P5. The United States Federal Bank have had exchanges similar to the Yaps. In 1933 the Great Depression was in full swing, so the value of the American dollar was in question. The United States owed a debt to France, and—concerned about the value of the dollar—the French demanded Gold. To the French request, the United States gave the rights of gold in the Federal Reserve. However the gold stayed in the basement of the United States Federal Reserve. The Federal Reserve just marked a certain amount of gold in their bank, property of the French. Using the style of monetary exchange the Yaps used. [This is a fragment, not a sentence. Attach it either to the sentence it follows or to the one that follows it.] They exchanged the monetary value, but not the actual physical medium of exchange. Showcasing the flaw, if the trust in the system is eradicated, the gold (or stone) is worthless because the owners do not have their possessions. [Huh?]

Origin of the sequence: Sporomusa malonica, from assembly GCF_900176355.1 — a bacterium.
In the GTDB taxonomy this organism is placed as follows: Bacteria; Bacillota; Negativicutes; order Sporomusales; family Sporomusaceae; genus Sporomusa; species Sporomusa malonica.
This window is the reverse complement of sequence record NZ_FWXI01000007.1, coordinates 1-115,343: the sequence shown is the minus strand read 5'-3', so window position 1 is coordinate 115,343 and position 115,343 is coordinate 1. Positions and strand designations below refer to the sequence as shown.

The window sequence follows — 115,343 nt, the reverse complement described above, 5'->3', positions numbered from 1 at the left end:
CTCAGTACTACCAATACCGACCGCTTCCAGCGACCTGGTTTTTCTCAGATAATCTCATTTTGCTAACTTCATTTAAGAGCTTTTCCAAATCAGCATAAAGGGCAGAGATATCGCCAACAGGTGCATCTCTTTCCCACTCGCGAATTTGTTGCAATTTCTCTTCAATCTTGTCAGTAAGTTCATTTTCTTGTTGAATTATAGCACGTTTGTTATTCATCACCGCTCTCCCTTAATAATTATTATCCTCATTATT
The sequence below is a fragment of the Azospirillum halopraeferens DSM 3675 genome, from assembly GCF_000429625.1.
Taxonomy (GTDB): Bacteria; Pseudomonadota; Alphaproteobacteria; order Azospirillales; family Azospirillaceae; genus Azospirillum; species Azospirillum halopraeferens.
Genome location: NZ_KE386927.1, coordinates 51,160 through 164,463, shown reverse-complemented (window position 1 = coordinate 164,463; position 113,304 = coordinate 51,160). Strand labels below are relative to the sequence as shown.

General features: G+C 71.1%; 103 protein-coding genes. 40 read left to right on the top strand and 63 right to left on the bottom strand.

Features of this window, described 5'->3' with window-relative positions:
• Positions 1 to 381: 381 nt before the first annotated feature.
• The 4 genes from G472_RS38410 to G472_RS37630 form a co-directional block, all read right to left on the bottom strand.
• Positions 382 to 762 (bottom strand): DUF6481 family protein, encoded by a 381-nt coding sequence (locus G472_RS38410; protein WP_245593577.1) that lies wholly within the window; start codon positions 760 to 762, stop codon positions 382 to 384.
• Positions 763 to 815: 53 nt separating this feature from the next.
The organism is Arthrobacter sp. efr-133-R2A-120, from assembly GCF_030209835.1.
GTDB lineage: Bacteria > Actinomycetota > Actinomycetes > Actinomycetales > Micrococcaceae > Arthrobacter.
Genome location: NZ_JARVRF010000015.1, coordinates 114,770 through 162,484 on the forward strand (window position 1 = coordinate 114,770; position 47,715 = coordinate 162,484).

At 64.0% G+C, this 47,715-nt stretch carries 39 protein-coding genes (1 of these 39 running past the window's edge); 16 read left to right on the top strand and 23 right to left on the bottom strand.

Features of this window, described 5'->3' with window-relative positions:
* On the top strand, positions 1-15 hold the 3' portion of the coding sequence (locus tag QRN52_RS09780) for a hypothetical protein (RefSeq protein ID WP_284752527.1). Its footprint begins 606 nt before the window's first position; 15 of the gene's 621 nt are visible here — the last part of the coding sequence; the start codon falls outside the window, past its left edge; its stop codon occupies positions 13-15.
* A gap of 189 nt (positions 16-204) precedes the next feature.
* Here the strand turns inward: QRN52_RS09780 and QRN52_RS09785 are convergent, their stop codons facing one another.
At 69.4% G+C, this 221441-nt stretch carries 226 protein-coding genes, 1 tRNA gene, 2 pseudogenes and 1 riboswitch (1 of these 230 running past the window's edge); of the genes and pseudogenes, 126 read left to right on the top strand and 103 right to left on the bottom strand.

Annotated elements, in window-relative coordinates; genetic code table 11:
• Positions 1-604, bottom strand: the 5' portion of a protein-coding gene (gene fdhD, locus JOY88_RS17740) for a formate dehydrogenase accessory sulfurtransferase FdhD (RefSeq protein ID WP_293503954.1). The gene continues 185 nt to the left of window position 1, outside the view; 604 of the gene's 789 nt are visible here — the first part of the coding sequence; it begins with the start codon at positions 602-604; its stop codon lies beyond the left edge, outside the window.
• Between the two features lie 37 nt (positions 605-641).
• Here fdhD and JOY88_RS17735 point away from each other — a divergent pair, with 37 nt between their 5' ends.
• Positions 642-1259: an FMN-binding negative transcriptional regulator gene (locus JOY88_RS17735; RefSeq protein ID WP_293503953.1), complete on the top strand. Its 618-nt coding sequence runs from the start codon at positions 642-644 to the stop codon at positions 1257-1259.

P6. NPR did a broadcast about how made-up money saved the Brazilian economy in 1992. In the broadcast “How Fake Money saved Brazil”, [Periods and commas ALWAYS go inside the quotation marks.] they discussed how due to inflation rising up to 90% a month, the Brazilian economy was crashing. To help bring down the inflation rates, and save the economy, a group of economists created a fake currency known as the Unit of Value. URV’s [Don’t use apostrophes to make plurals.] were made up by a select group, with nothing to back it up. They relied on the people’s faith that the currency had the said value. That year, the URV’s greatly reduced inflation in the Brazilian economy, and solved many of the economic problems. However it wasn’t the URVs themself, [The plural URVs requires the plural themselves.] it was the people’s belief in the system. They believed the money had the said value, so they were able to exchange the URVs with minimal issues.